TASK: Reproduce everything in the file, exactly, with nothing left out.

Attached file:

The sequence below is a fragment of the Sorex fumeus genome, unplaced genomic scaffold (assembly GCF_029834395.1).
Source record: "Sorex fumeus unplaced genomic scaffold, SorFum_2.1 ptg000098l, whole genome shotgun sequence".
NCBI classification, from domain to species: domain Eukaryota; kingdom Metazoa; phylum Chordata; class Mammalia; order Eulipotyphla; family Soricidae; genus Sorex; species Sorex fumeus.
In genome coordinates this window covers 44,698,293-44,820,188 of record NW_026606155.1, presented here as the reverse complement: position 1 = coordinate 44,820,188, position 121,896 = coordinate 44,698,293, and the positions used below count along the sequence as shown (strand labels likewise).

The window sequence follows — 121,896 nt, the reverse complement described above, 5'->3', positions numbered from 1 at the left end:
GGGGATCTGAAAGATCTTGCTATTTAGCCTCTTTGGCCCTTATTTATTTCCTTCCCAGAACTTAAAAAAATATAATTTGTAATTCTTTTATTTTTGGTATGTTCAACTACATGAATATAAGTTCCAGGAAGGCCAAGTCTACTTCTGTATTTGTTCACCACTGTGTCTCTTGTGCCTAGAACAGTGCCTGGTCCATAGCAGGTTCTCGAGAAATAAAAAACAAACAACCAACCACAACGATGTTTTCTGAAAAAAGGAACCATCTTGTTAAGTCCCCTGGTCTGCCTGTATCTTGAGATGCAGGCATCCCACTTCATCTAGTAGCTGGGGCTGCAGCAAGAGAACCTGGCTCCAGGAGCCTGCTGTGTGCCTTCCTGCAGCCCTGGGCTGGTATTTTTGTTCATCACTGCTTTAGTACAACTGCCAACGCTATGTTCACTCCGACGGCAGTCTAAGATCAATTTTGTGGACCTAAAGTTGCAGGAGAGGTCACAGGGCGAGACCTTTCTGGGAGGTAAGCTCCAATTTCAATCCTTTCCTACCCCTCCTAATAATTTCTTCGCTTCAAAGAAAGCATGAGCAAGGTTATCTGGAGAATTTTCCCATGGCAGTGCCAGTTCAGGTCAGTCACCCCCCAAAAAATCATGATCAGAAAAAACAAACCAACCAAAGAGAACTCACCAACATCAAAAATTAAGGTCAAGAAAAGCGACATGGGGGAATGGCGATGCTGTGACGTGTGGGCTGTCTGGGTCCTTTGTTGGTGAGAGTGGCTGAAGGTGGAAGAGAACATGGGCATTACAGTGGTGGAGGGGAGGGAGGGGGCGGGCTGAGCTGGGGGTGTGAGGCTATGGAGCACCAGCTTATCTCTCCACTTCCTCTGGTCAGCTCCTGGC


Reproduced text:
The sequence below is a fragment of the Sorex fumeus genome, unplaced genomic scaffold (assembly GCF_029834395.1).
Source record: "Sorex fumeus unplaced genomic scaffold, SorFum_2.1 ptg000098l, whole genome shotgun sequence".
NCBI classification, from domain to species: domain Eukaryota; kingdom Metazoa; phylum Chordata; class Mammalia; order Eulipotyphla; family Soricidae; genus Sorex; species Sorex fumeus.
In genome coordinates this window covers 44,698,293-44,820,188 of record NW_026606155.1, presented here as the reverse complement: position 1 = coordinate 44,820,188, position 121,896 = coordinate 44,698,293, and the positions used below count along the sequence as shown (strand labels likewise).

The window sequence follows — 121,896 nt, the reverse complement described above, 5'->3', positions numbered from 1 at the left end:
GGGGATCTGAAAGATCTTGCTATTTAGCCTCTTTGGCCCTTATTTATTTCCTTCCCAGAACTTAAAAAAATATAATTTGTAATTCTTTTATTTTTGGTATGTTCAACTACATGAATATAAGTTCCAGGAAGGCCAAGTCTACTTCTGTATTTGTTCACCACTGTGTCTCTTGTGCCTAGAACAGTGCCTGGTCCATAGCAGGTTCTCGAGAAATAAAAAACAAACAACCAACCACAACGATGTTTTCTGAAAAAAGGAACCATCTTGTTAAGTCCCCTGGTCTGCCTGTATCTTGAGATGCAGGCATCCCACTTCATCTAGTAGCTGGGGCTGCAGCAAGAGAACCTGGCTCCAGGAGCCTGCTGTGTGCCTTCCTGCAGCCCTGGGCTGGTATTTTTGTTCATCACTGCTTTAGTACAACTGCCAACGCTATGTTCACTCCGACGGCAGTCTAAGATCAATTTTGTGGACCTAAAGTTGCAGGAGAGGTCACAGGGCGAGACCTTTCTGGGAGGTAAGCTCCAATTTCAATCCTTTCCTACCCCTCCTAATAATTTCTTCGCTTCAAAGAAAGCATGAGCAAGGTTATCTGGAGAATTTTCCCATGGCAGTGCCAGTTCAGGTCAGTCACCCCCCAAAAAATCATGATCAGAAAAAACAAACCAACCAAAGAGAACTCACCAACATCAAAAATTAAGGTCAAGAAAAGCGACATGGGGGAATGGCGATGCTGTGACGTGTGGGCTGTCTGGGTCCTTTGTTGGTGAGAGTGGCTGAAGGTGGAAGAGAACATGGGCATTACAGTGGTGGAGGGGAGGGAGGGGGCGGGCTGAGCTGGGGGTGTGAGGCTATGGAGCACCAGCTTATCTCTCCACTTCCTCTGGTCAGCTCCTGGC